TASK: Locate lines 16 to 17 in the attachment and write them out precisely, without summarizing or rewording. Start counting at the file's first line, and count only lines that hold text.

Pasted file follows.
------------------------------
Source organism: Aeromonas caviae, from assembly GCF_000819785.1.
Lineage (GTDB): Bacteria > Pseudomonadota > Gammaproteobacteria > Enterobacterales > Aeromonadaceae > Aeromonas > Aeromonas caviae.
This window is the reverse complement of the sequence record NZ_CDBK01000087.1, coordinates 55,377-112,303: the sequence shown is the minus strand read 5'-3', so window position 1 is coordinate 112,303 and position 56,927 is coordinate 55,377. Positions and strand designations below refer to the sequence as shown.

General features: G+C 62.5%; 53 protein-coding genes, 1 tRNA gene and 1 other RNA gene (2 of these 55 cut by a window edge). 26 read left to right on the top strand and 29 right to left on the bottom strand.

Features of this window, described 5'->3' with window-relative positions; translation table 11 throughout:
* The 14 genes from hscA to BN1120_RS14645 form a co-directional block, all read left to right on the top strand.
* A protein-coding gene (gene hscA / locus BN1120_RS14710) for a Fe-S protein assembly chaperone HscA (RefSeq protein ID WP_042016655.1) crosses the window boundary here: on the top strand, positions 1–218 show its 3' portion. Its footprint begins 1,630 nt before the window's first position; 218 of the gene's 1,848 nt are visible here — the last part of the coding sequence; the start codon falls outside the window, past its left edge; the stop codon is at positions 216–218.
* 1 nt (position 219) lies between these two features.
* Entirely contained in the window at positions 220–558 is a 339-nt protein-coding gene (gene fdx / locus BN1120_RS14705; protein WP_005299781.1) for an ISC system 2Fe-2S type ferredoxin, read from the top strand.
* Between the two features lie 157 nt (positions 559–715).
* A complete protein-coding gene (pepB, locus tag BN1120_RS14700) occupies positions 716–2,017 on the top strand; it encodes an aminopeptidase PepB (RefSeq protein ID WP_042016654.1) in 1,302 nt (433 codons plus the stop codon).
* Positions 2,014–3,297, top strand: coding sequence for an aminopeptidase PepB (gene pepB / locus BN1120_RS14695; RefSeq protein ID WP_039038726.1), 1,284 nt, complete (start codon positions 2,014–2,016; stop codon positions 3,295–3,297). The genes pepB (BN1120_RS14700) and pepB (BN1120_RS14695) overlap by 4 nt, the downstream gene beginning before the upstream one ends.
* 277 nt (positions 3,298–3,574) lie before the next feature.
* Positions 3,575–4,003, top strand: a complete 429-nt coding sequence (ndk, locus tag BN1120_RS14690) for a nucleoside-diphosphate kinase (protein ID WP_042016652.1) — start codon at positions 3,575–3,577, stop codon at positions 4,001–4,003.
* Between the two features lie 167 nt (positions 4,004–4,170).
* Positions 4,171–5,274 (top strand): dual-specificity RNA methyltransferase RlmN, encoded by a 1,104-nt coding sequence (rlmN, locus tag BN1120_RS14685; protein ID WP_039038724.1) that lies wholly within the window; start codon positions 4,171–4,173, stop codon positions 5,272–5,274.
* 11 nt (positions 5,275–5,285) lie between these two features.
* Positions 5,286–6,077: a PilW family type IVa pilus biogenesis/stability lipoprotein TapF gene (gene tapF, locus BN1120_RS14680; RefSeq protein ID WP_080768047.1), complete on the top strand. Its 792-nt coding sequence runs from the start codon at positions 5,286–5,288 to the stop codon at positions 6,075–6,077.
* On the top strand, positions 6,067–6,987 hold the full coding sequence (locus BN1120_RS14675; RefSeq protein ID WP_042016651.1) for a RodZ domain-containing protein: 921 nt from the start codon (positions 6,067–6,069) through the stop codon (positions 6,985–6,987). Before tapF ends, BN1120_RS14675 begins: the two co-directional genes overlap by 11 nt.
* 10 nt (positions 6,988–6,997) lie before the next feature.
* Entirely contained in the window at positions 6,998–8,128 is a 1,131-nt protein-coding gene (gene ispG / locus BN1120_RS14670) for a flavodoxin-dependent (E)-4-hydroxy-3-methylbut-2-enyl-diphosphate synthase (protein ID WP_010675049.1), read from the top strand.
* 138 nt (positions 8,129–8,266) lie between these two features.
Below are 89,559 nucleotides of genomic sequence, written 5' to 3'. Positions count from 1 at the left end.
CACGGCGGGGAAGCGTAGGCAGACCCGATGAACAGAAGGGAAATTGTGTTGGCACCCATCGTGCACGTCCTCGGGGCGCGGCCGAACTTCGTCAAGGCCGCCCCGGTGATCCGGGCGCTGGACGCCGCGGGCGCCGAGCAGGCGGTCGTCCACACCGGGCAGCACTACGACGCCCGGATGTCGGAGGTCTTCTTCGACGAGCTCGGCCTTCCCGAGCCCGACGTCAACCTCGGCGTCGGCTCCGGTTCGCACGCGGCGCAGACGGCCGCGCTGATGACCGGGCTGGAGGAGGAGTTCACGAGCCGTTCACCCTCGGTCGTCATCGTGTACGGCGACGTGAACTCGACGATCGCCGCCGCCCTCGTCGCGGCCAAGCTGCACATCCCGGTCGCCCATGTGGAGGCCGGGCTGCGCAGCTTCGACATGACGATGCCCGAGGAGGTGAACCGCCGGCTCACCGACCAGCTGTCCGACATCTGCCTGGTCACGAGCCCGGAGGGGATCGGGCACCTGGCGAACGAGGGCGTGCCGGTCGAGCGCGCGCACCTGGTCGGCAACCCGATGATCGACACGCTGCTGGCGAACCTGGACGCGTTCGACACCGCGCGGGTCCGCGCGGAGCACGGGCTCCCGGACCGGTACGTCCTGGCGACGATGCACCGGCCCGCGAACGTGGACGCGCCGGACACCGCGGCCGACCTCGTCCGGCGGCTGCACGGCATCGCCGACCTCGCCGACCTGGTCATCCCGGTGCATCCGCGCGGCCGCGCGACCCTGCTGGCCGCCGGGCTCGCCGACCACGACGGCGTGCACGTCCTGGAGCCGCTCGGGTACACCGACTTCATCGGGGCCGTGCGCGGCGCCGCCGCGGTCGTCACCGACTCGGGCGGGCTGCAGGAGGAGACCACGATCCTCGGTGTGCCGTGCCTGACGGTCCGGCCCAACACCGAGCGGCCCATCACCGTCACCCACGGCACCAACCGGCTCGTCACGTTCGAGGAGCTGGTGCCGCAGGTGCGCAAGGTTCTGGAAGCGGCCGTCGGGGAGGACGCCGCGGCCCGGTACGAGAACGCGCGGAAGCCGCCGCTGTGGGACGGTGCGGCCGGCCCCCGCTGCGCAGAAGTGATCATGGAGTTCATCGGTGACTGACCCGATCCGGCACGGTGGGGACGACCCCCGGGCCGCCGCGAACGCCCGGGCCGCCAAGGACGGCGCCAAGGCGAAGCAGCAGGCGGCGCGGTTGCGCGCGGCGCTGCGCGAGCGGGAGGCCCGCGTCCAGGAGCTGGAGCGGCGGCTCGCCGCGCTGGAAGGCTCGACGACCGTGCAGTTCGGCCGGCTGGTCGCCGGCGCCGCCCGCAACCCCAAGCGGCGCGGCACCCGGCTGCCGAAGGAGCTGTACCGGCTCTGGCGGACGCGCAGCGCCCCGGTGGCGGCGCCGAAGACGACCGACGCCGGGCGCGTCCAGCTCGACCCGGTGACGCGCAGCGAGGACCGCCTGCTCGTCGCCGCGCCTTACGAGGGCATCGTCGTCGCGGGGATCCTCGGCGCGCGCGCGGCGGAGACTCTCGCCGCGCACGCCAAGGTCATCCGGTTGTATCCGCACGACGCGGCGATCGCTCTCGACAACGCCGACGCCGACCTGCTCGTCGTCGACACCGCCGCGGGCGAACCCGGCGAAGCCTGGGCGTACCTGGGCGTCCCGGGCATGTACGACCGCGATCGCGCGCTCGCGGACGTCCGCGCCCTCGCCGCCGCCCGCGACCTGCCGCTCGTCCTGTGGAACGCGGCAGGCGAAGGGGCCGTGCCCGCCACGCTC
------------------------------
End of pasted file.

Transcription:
* Positions 4,171–5,274 (top strand): dual-specificity RNA methyltransferase RlmN, encoded by a 1,104-nt coding sequence (rlmN, locus tag BN1120_RS14685; protein ID WP_039038724.1) that lies wholly within the window; start codon positions 4,171–4,173, stop codon positions 5,272–5,274.
* 11 nt (positions 5,275–5,285) lie between these two features.